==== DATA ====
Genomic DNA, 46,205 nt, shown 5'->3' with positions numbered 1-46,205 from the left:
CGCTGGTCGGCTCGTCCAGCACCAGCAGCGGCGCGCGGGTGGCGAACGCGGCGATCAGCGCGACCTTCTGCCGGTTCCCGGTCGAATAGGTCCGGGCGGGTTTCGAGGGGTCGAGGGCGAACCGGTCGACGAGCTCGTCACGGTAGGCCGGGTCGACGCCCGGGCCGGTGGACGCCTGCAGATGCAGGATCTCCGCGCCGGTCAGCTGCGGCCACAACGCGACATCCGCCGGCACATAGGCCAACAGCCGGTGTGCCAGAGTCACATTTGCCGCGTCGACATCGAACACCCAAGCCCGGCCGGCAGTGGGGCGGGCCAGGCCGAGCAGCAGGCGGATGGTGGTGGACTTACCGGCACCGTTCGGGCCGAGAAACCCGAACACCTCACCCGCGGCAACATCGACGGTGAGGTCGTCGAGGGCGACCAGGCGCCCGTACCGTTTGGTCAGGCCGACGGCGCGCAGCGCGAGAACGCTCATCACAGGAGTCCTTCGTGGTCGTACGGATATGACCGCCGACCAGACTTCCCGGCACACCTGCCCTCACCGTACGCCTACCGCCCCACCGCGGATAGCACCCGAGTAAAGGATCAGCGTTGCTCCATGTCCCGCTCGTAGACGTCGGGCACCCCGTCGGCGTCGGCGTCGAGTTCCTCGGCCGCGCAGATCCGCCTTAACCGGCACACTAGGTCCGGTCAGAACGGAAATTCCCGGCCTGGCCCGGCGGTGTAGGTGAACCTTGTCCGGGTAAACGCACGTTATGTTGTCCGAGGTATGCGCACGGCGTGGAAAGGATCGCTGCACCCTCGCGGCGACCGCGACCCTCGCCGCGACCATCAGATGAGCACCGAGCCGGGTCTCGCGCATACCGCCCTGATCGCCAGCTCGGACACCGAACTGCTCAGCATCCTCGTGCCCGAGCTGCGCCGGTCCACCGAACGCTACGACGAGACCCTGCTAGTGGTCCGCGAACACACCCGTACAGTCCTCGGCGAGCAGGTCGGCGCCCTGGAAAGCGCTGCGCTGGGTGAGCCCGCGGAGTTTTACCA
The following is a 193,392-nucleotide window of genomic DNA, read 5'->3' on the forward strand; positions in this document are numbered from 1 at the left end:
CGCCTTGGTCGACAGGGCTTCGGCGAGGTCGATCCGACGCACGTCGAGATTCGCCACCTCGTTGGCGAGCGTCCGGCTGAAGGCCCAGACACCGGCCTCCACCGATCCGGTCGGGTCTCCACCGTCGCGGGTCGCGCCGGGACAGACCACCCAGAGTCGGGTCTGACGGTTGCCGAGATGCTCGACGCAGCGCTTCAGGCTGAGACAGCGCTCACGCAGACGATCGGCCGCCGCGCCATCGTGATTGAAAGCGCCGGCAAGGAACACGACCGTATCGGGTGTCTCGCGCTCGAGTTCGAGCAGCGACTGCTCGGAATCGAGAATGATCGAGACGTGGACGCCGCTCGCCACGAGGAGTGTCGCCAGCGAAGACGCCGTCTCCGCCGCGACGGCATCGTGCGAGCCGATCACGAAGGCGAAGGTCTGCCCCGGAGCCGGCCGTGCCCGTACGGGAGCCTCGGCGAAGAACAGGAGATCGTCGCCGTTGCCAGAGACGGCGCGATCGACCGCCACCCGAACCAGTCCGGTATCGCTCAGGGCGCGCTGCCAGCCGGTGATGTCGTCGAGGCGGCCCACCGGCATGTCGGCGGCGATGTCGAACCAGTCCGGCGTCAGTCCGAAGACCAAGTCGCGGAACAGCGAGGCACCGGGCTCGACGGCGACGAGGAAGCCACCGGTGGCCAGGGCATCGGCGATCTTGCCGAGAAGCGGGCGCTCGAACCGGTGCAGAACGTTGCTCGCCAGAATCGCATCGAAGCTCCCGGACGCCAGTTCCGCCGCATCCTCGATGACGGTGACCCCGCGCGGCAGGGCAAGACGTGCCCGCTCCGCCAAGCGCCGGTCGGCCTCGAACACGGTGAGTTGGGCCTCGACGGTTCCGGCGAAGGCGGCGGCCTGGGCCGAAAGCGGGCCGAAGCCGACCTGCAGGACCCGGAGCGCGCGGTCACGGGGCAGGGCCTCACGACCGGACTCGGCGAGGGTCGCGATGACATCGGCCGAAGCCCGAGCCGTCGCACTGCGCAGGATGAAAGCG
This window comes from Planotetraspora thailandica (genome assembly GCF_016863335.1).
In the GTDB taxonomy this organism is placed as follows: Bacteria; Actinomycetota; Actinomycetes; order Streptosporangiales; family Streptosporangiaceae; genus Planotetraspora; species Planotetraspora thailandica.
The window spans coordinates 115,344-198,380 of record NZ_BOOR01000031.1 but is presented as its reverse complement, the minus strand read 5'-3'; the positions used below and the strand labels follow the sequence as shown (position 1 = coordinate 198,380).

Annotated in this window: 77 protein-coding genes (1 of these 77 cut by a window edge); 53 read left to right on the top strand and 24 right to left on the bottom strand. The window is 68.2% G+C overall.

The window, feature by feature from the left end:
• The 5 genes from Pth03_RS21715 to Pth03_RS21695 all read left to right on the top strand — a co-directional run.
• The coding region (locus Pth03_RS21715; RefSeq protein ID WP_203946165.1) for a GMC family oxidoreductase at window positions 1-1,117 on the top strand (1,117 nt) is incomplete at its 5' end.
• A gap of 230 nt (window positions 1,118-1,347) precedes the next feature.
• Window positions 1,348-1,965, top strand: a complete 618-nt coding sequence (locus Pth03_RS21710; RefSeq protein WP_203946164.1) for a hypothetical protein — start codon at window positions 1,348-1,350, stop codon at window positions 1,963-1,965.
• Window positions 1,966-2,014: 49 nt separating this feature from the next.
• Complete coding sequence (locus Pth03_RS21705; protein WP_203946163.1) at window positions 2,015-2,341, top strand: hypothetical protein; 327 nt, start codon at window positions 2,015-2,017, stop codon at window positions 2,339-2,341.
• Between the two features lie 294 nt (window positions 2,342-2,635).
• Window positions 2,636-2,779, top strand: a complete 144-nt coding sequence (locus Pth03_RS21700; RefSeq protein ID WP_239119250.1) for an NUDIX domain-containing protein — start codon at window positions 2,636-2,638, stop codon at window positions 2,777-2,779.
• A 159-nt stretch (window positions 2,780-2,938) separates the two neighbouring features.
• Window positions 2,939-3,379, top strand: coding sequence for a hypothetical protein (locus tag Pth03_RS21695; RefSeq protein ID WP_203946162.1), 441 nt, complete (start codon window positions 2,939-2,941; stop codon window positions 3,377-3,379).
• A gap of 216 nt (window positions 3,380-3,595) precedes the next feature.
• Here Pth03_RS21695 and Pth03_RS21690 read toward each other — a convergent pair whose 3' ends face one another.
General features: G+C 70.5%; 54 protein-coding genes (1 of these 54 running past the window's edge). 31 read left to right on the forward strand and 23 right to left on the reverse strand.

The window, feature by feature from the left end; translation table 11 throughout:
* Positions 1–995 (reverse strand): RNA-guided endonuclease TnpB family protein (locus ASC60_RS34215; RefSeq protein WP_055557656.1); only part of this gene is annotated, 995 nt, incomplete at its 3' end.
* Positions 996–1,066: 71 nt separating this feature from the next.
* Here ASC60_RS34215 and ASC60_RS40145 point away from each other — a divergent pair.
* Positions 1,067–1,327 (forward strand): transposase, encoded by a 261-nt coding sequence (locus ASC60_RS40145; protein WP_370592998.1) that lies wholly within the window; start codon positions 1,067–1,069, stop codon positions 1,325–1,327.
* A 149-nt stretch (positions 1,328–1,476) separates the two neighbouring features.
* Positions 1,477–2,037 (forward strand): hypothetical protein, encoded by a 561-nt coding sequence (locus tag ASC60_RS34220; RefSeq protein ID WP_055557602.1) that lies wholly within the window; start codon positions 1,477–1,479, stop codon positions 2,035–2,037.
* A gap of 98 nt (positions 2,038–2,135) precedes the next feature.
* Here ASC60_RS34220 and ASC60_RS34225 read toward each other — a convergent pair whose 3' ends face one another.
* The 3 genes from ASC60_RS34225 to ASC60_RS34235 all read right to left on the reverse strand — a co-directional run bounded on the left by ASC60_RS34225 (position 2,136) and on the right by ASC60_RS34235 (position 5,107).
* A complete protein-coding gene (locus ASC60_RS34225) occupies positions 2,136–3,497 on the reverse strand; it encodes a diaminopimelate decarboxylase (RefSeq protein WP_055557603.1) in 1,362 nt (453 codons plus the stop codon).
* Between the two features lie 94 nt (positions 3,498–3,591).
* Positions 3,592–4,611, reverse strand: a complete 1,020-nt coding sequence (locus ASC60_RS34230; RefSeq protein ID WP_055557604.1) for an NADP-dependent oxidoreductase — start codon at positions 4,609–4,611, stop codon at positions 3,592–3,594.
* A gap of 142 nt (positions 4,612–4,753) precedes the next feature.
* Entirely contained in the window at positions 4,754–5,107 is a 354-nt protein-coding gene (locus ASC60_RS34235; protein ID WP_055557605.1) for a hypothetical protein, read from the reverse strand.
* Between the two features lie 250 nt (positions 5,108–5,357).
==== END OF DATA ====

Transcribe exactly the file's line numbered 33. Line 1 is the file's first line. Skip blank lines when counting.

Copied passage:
* A complete protein-coding gene (locus ASC60_RS34225) occupies positions 2,136–3,497 on the reverse strand; it encodes a diaminopimelate decarboxylase (RefSeq protein WP_055557603.1) in 1,362 nt (453 codons plus the stop codon).